fields. These programs showed no
decrease in the number of participants,
The drop in student participation
may be evidence that Project Com-
munity needs to look for new and dif-
ferent projects to atract student atten-
tion, said Howard, who has been the
program's director for six weeks.
Howard said that he is optimistic he
will be able to increase the number of
volunteers in Project Community win-
HARVARD BUSINESS SCHOOL
An Admissions Representative from
Harvard Graduate School
of Business Administration
will be ol carnpu5
to meet with students interested in
the two-year MBA Program
Career Planning and Placement Center
for more details and to sign up for
an informatio session.
Harvard Business School is committed to
the principle of equal educational opportunity.
Cl 'jijj'... Students too career-oriented
H APPENINGS Grad application costs soar
(Continued from Page 1)
right school, I'll go, I'll pay tuition and
"Right now it's rough," said Kohn, graduate, and then I'll make enough
Highlight the budding medical student. "But it'll money my first year to cover all my
pay off in the long run. If I get into the costs."
The University Mime Troupe holds auditions for perspective members
today and tomorrow in 2518 Frieze from 7-9 p.m. Mime experience will be
considered but is not necessary.
AAFC - Young Torless, 9:15 p.m., MLB 3.
AAFC - Maedchen in Uniform, 7:30 p.m., MLB 3.
Hill Street Cinema - The African Queen, 7 & 9 p.m., 1429 Hill. "...A man's
Performances should ex
PTP - Rivals, 8 p.m., Lydia Mendelssohn Theater. his grasp,
Second Chance - York Road, 516 E. Liberty. a heaven t
Computing Center - Leigh Daniels, "Apple Microcomputer and MTS,"
3:30 p.m., 165 BSAD.
Chemistry - Eric Johnson, "Optogalvanic Spectroscopy: Theory and Ap-
plications," 4 p.m., 1200 Chemistry Bldg; Juan Luengo, "(2.3)-Wittig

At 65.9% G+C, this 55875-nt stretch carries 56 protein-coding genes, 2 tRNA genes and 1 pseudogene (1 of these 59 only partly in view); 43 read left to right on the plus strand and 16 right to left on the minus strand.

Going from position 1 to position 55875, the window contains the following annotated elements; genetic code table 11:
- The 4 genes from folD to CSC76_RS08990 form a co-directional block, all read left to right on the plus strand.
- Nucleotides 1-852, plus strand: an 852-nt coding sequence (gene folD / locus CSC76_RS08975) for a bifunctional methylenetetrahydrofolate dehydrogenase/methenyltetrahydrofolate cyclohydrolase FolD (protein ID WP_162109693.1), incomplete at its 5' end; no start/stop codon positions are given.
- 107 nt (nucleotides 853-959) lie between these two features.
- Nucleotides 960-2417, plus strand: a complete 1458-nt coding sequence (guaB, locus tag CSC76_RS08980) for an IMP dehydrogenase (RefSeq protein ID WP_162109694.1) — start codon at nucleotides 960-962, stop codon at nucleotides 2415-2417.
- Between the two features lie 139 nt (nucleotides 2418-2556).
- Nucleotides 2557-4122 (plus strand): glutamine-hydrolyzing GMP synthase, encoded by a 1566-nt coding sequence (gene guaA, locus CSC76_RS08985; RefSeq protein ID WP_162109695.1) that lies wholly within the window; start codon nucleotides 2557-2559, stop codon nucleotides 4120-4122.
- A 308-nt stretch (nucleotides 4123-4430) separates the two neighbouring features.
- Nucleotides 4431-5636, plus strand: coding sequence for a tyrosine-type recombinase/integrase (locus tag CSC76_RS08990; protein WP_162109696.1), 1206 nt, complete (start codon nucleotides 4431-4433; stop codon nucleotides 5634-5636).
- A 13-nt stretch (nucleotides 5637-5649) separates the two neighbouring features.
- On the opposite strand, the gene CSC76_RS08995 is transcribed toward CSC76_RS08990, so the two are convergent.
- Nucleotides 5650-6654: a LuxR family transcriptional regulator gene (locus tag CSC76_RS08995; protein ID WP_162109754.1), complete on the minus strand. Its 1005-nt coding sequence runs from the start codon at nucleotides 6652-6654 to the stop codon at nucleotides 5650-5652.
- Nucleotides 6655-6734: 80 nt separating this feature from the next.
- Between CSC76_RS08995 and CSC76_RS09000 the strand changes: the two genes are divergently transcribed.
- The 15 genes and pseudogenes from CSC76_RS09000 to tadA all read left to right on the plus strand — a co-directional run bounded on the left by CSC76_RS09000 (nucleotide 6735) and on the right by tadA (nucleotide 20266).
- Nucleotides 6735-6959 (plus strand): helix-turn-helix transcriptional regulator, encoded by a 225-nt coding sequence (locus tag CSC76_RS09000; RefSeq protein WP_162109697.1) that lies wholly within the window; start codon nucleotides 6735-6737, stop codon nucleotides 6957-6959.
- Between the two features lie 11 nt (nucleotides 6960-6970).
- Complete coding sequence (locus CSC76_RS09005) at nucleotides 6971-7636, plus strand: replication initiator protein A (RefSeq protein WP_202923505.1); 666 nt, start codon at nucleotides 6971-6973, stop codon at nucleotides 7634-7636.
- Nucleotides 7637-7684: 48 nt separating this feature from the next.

Rearrangement of Allylic Ethers. Synthetic Applications," 4 p.m., 1300
Geological Sciences - Jan Veizer, "The Revolving Earth: A Geochemical
Perspective," 4 p.m., 1528 C.C. Little.
Germanic Languages and Literatures - Mischa DeVreede, "Living &
Telling: a dialogue," 8 p.m., International Center. Klaus Peter, "Roman-
ticism Today," 8p.m., West Conference Room, Rackham.
Industrial and Operations Engineering - Andrew Targowski, "Modelling
of the Interconnected Flow between Material and Information," 4 p.m., IOE
Biological Sciences - Beverly Rathcke, "Interactions Among Coexisting
Species: Pattern & Process in a Plant-Pollinator Community," 4 p.m., MLB
Chemical Engineering, James Wilkes, "The Amdahl 5860 Computer &
MTS," 7 p.m., Nat. Sci. Aud.
Dentistry - Raymond Fonesca, "Healing & Revascularization of
Lyophilized Allogenic Bone," 4 p.m., 1033 Kellogg.
Linguistics - Paz Naylor, "Language & the Reconstruction of Reality in
the Courtroom," 4 p.m., 3050 Frieze.
Economics - "TROLL Econometrics Program Part II," 7:30 p.m., 950
NE, 300 N. Ingalls.
Michigan Gay Undergraduates - Weekly meeting, 9 p.m., 802 Monroe.
Science Fiction Club - Stilyagi Air Corp, 8:15 p.m., Michigan League.
Academics Alcoholics -1:30 p.m., Alano Club.
Breakthrough - Dramatically Able workshop with Hilary Cohen, 4:30
p.m., Rm. C, Michigan League.
Student Wood and Crafts Shop - Safety Class on power tools, 6 p.m., 537
Michigan Union - Exhibition and sale of Oriental art, 10 a.m., Pond
Canterbury Loft - Free University, "Women's Lives: The Personal is
Political," orientation meeting, 4 p.m.; "Feminist Poetry: Writing for
Social Change," orientation meeting, 7:30 p.m., 332 S. State.
Intrepid Travelers - Consciousness Exploration, 8 p.m., Michigan Union.
WCBN 88.3 FM - Radio Free Lawyer, 6 p.m. Steelcase is looking for
Tae Kwan Do Club - Practice, 5 p.m., CCRB Martial Arts Room. business, marketing,
University Hospitals - CPR Instruction, 7 p.m., S-3348, Main Hospital. engineering or any
Lutheran Campus Ministry - Informal Workshop, 7 p.m.; Bible study,inormationwsysems
7:30 p.m.; Choir, 7:30 p.m., S. Forest at Hill. graduates whose vision
(T+ W - Tav T ne hNw Annrn'he In inaranh ndAtinaranhv A exceeds the horizon. We
f M garal lu napiu5 Ivil +you 1.